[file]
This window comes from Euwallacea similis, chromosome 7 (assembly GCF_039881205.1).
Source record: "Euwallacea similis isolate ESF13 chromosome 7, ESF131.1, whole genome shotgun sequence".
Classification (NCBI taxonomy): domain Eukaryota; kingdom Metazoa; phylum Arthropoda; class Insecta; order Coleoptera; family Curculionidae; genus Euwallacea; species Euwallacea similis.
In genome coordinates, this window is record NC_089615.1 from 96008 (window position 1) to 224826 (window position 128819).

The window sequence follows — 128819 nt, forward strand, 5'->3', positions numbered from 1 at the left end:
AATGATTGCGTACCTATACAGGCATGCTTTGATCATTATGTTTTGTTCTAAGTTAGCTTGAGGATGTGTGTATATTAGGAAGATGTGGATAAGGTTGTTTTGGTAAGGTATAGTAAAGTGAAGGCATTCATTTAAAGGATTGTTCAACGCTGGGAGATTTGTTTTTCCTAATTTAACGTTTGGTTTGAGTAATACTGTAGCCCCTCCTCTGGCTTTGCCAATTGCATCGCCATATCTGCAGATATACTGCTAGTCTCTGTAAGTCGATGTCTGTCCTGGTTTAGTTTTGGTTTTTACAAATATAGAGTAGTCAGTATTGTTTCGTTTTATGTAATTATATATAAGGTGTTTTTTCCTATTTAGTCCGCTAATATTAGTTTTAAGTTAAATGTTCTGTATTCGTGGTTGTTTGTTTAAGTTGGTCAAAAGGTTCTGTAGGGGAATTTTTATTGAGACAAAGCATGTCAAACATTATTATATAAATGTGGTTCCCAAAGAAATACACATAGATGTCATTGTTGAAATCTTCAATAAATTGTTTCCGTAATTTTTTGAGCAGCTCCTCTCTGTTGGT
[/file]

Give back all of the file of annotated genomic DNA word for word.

This window comes from Euwallacea similis, chromosome 7 (assembly GCF_039881205.1).
Source record: "Euwallacea similis isolate ESF13 chromosome 7, ESF131.1, whole genome shotgun sequence".
Classification (NCBI taxonomy): domain Eukaryota; kingdom Metazoa; phylum Arthropoda; class Insecta; order Coleoptera; family Curculionidae; genus Euwallacea; species Euwallacea similis.
In genome coordinates, this window is record NC_089615.1 from 96008 (window position 1) to 224826 (window position 128819).

The window sequence follows — 128819 nt, forward strand, 5'->3', positions numbered from 1 at the left end:
AATGATTGCGTACCTATACAGGCATGCTTTGATCATTATGTTTTGTTCTAAGTTAGCTTGAGGATGTGTGTATATTAGGAAGATGTGGATAAGGTTGTTTTGGTAAGGTATAGTAAAGTGAAGGCATTCATTTAAAGGATTGTTCAACGCTGGGAGATTTGTTTTTCCTAATTTAACGTTTGGTTTGAGTAATACTGTAGCCCCTCCTCTGGCTTTGCCAATTGCATCGCCATATCTGCAGATATACTGCTAGTCTCTGTAAGTCGATGTCTGTCCTGGTTTAGTTTTGGTTTTTACAAATATAGAGTAGTCAGTATTGTTTCGTTTTATGTAATTATATATAAGGTGTTTTTTCCTATTTAGTCCGCTAATATTAGTTTTAAGTTAAATGTTCTGTATTCGTGGTTGTTTGTTTAAGTTGGTCAAAAGGTTCTGTAGGGGAATTTTTATTGAGACAAAGCATGTCAAACATTATTATATAAATGTGGTTCCCAAAGAAATACACATAGATGTCATTGTTGAAATCTTCAATAAATTGTTTCCGTAATTTTTTGAGCAGCTCCTCTCTGTTGGT